Careful comparison of the two shows that the only difference in the performances themselves are the parts they participated in. The whole of Act II and the transition to Act III are exactly the same on both media. Nor were either of them “tracked in” later. All of the parts with Pinkerton were recorded afresh for each singer. I can only assume Ponnelle wanted a tenor with a certain physical swagger for the film since vocally Pavarotti is the very epitome of ardor in the studio.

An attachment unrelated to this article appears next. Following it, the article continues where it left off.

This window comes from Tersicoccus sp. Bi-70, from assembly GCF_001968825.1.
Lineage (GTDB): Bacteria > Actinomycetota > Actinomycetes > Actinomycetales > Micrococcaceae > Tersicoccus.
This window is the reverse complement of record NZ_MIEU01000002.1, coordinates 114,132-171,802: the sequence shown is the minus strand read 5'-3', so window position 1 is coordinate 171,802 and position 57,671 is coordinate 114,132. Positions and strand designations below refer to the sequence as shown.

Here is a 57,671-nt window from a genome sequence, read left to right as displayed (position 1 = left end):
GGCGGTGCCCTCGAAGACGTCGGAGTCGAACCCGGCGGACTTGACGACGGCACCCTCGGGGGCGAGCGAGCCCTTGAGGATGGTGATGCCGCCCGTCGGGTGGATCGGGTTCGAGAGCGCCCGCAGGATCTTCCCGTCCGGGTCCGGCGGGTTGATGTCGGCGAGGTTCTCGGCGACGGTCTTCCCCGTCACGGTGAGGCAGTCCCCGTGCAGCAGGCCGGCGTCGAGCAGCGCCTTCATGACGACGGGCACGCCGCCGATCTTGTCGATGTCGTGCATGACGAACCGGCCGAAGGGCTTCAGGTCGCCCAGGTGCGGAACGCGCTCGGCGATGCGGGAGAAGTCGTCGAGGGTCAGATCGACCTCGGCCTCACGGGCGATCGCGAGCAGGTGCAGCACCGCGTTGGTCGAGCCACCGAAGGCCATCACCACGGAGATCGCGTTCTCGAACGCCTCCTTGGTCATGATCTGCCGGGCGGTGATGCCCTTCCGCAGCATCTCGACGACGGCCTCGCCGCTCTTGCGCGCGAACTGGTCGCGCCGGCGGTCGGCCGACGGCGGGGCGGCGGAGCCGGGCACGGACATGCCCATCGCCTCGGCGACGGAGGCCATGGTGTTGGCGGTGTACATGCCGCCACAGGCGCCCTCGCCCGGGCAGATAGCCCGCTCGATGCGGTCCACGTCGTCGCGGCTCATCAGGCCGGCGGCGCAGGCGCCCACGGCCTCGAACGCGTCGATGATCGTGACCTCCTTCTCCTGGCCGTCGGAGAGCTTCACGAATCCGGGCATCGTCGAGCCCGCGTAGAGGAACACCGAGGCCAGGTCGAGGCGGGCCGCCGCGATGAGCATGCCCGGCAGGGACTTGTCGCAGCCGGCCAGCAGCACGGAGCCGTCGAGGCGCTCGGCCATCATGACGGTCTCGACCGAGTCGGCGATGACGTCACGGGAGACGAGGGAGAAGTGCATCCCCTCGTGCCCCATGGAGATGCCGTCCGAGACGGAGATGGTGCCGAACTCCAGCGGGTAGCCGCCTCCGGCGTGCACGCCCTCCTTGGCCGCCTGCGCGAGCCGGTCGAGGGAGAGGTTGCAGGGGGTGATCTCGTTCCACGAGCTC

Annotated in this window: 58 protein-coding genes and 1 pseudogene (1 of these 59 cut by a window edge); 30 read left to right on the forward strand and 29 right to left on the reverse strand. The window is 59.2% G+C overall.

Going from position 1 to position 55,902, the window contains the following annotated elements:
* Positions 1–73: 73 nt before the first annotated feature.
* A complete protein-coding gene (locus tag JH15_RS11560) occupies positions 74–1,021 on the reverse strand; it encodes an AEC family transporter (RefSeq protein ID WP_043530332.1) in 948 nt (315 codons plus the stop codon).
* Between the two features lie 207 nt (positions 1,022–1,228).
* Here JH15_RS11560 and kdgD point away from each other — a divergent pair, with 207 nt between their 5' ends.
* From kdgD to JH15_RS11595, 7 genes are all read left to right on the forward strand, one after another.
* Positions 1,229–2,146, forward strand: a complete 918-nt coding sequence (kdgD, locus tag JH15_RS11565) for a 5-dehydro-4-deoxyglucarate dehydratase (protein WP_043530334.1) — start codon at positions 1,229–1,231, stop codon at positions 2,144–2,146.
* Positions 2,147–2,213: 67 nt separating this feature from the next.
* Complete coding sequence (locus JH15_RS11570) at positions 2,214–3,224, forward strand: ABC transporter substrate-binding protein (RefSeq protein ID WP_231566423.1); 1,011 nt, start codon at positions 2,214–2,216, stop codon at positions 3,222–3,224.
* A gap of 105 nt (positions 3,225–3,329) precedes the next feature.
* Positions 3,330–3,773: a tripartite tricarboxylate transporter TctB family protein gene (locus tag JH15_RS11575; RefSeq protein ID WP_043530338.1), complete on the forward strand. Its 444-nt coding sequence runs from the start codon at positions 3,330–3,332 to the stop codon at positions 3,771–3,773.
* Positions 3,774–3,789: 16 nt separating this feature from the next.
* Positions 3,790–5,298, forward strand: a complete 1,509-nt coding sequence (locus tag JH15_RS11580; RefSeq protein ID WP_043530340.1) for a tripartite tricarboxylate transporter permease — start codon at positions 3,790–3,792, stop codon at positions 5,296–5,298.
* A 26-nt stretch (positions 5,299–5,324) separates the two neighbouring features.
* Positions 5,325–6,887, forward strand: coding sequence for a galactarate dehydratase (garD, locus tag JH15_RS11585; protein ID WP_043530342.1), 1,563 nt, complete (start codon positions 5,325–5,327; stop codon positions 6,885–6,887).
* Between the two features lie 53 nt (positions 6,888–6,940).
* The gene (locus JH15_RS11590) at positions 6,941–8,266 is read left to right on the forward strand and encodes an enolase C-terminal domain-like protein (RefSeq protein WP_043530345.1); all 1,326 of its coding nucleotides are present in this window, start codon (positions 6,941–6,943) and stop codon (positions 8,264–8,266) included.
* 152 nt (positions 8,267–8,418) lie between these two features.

Let us get the ugliness out of the way first. Puccini’s Butterfly lends itself to the most hideous representations of colonialism imaginable and this production is absolutely no exception. Ponnelle embraced the grotesque in his work rather strongly. so no sugar-coating here and much to the contrary. The venerable character tenor Michel Sénéchal as Goro the marriage broker is done up nastier than Mickey Rooney in Breakfast at Tiffany’s horse-teeth and all. Indeed quite a few of the peripheral characters, Cio-Cio-San’s mother and members of her family, come off as freakish. But then in the long musical transition to the last Act Ponnelle does a veritable fantasia on stale American iconography with Cio-Cio-San imaging her place amongst her new family members Uncle Sam, Whistler’s Mother, and Buffalo Bill just to prove that cynical pendulum swings in the other direction as well.